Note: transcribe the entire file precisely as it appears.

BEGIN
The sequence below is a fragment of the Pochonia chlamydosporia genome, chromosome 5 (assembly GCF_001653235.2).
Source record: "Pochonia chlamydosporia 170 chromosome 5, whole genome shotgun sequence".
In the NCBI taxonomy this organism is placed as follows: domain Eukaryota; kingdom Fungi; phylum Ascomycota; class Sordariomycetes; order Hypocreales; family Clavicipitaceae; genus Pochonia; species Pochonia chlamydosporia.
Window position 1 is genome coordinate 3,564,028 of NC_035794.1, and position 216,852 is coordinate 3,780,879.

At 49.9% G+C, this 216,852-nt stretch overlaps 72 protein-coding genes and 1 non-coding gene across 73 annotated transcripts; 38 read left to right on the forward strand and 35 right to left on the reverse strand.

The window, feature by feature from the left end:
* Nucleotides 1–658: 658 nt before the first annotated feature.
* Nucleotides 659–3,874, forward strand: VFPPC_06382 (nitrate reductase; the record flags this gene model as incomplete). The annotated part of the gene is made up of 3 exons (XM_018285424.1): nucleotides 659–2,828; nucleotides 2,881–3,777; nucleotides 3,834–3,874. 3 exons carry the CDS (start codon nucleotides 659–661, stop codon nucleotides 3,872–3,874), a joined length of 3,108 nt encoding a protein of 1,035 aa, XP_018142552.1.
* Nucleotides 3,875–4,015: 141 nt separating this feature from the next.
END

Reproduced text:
The sequence below is a fragment of the Pochonia chlamydosporia genome, chromosome 5 (assembly GCF_001653235.2).
Source record: "Pochonia chlamydosporia 170 chromosome 5, whole genome shotgun sequence".
In the NCBI taxonomy this organism is placed as follows: domain Eukaryota; kingdom Fungi; phylum Ascomycota; class Sordariomycetes; order Hypocreales; family Clavicipitaceae; genus Pochonia; species Pochonia chlamydosporia.
Window position 1 is genome coordinate 3,564,028 of NC_035794.1, and position 216,852 is coordinate 3,780,879.

At 49.9% G+C, this 216,852-nt stretch overlaps 72 protein-coding genes and 1 non-coding gene across 73 annotated transcripts; 38 read left to right on the forward strand and 35 right to left on the reverse strand.

The window, feature by feature from the left end:
* Nucleotides 1–658: 658 nt before the first annotated feature.
* Nucleotides 659–3,874, forward strand: VFPPC_06382 (nitrate reductase; the record flags this gene model as incomplete). The annotated part of the gene is made up of 3 exons (XM_018285424.1): nucleotides 659–2,828; nucleotides 2,881–3,777; nucleotides 3,834–3,874. 3 exons carry the CDS (start codon nucleotides 659–661, stop codon nucleotides 3,872–3,874), a joined length of 3,108 nt encoding a protein of 1,035 aa, XP_018142552.1.
* Nucleotides 3,875–4,015: 141 nt separating this feature from the next.